Creating a Custom Dimension in Google Analytics 4
In Google’s Support Center, you’ll find detailed instructions on things like how to:
Create a custom dimension,
How to edit a custom dimension, and
How to delete a custom dimension
Before your agency jumps straight into creating or editing custom dimensions on behalf of your clients, you’ll have to check your user role and whether you have permission first.
In order to create custom dimensions, you need to be authorized to make changes at the property level. In GA4, a property is an app and/or website, and each Google Analytics account can have a maximum of 100 properties. For agencies, this usually means that each client is a different property and GA4 tracks their website, app, or both.
The reason why getting permission is so important is that only Administrator and Editor roles are able to create or edit custom dimensions. So if you only have the Marketer permissions, you’ll have to ask the Administrator for help.
Now that’s out of the way, let’s get hands-on and learn how to create and use custom dimensions ourselves.
How To Create a Custom Dimension in Google Analytics 4
Using the ‘Editor’ role:
On the lefthand side bar, click Configure.
Click Custom definitions.
Click Create custom dimensions.
Name your custom dimension (no hyphens, but underscores and spaces are ok).
Select a scope for the custom dimension.
Describe your custom dimension.
Select an event parameter or user property from the list or enter the name of an event parameter or user property you'll collect in the future.
That’s it! Your custom dimension value will be visible within the first 48 hours.
What GA4 Metrics and Dimensions Alone Can’t Tell You
Google Analytics 4 is quite amazing in everything it tracks and monitors. Not only does it give you an overall outlook on how well your client’s sites are doing, but it also helps you evaluate the performance of individual pages.
GA4 is so good at giving you the “who”, “what”, “when”, and “where”, allowing you to capture practically everything and anything that happens on your client’s websites, but the big piece you might be missing is the “why”.
For example, you might find through GA4’s conversion metrics data that a particular page is the best at driving conversions. You notice that visitors spend a long time on that page and that it also gets a lot of unique views with a low bounce rate. While all that data is helpful, it still doesn’t tell you the reason that page converts so well, leaving you to put on your detective hat to try and find out the WHY behind the user’s behavior.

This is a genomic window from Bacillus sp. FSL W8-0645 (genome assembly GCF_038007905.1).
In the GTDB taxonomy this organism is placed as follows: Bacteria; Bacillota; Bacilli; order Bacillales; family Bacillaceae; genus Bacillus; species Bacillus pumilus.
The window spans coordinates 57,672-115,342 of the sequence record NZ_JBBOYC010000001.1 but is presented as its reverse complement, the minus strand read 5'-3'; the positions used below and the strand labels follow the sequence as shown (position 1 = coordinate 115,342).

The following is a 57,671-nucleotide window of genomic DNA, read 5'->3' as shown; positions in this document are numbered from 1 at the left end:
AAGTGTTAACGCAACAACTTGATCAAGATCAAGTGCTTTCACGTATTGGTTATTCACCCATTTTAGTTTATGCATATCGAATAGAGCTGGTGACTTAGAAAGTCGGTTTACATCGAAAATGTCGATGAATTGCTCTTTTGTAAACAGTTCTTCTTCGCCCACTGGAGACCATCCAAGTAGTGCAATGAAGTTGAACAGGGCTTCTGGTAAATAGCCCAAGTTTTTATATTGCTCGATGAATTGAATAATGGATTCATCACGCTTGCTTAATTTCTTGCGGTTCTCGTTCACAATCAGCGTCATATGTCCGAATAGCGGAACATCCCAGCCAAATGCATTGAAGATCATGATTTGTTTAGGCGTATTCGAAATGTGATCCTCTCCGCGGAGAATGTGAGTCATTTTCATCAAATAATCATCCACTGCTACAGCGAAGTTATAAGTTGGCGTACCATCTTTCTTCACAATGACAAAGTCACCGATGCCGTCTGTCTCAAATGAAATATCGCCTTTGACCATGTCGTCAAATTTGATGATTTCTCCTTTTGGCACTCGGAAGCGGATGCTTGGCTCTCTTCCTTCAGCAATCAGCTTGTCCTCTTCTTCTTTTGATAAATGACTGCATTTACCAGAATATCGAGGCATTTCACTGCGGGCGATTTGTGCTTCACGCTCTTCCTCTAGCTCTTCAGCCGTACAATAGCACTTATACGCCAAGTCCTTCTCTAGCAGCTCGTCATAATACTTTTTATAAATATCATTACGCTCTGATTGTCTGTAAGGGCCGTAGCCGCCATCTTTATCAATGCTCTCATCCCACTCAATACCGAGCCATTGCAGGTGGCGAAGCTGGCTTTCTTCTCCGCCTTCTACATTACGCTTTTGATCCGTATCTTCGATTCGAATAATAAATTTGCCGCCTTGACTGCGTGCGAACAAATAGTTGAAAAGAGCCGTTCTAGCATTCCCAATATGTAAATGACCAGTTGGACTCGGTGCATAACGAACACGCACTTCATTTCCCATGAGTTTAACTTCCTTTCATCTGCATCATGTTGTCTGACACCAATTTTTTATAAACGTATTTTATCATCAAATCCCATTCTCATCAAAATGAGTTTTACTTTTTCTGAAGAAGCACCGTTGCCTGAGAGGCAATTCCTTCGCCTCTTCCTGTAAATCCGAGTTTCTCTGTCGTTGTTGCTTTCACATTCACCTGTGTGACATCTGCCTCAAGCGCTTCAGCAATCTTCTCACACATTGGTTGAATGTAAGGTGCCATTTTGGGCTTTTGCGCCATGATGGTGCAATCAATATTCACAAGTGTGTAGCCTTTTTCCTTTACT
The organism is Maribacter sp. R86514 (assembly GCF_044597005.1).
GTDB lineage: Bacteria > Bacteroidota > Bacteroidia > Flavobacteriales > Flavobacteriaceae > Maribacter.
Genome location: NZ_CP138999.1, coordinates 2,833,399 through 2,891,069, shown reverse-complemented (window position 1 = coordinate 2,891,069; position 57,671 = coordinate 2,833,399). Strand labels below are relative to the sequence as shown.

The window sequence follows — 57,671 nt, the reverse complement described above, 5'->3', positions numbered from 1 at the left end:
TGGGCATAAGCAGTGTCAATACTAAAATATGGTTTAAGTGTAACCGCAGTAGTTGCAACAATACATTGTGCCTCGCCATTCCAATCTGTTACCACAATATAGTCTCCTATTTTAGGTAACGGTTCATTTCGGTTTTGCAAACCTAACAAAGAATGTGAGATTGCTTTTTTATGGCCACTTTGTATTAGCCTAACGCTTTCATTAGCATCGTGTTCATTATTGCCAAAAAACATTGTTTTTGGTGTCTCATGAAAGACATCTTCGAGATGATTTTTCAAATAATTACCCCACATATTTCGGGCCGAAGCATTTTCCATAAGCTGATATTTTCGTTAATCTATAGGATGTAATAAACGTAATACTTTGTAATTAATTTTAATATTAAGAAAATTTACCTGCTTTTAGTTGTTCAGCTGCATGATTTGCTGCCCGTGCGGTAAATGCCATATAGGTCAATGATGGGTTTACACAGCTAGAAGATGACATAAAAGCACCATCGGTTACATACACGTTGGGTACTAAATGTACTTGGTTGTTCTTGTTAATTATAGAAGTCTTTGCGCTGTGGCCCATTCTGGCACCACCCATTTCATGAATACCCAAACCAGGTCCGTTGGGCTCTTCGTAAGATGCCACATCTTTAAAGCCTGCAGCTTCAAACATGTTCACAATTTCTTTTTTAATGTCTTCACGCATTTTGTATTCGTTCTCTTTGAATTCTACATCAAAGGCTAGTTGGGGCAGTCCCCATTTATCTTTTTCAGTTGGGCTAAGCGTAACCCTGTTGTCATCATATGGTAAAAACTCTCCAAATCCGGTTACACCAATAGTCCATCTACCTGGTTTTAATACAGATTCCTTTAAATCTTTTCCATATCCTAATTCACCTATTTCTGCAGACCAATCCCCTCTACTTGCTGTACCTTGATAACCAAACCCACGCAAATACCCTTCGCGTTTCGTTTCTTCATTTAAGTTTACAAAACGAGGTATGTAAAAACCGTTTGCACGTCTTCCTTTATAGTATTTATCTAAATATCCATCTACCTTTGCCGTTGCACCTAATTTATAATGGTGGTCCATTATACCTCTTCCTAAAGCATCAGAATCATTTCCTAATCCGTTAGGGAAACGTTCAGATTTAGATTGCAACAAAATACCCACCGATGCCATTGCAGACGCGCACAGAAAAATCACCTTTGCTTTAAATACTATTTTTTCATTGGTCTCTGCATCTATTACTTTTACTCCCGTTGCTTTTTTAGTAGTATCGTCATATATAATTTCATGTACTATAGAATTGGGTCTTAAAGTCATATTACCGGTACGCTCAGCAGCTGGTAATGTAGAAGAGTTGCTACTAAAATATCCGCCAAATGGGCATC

Go Beyond Metrics and Dimensions
To figure out the “why”, you’ll have to dig deeper into the user’s behavior and we recommend the following tools:
Understand the traffic sources: Not all visitors are created equal, so it's important to understand what drove the user to your clients' websites. This includes the search intent of your client's top SEO rankings, the content of conversion-driving social posts, ad campaign copy, and more.
Get feedback: Use simple and easy-to-complete user surveys to encourage users to provide direct feedback
Heatmaps: See whether people scroll down to the bottom of the page and which buttons are the most popular
Session recording: Also known as “session replays”, session recordings capture the behavior of users in real-time so you can see exactly how they interacted with a page and what did and did not work
GA4 provides robust data for better campaign targeting and analysis. But agencies running marketing campaigns deal with more than just Google for their clients. Integrating all your clients’ metrics from over 75 marketing platforms will allow you to show the full picture of your marketing efforts.
Our client reporting best practices handbook outlines how you need to focus on the metrics and KPIs that clients actually care about. GA4 will help you with that as one of the best web analytics tools out there to help you make sense of the data.
The plus side of GA4 is its sheer number of metrics available. The downside? It's not exactly user-friendly. Use AgencyAnalytics to present your clients’ GA4 metrics in a way your clients will understand.
Switching to GA4 will be no easy feat. Make it easier with AgencyAnalytics on the front end with our no-code client reporting software. Start your free 14-day trial today.
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Michael is a Vancouver-based writer with over a decades’ experience in digital marketing. He specializes in distilling complex topics into relatable and engaging content.Read more posts by Michael Okada ›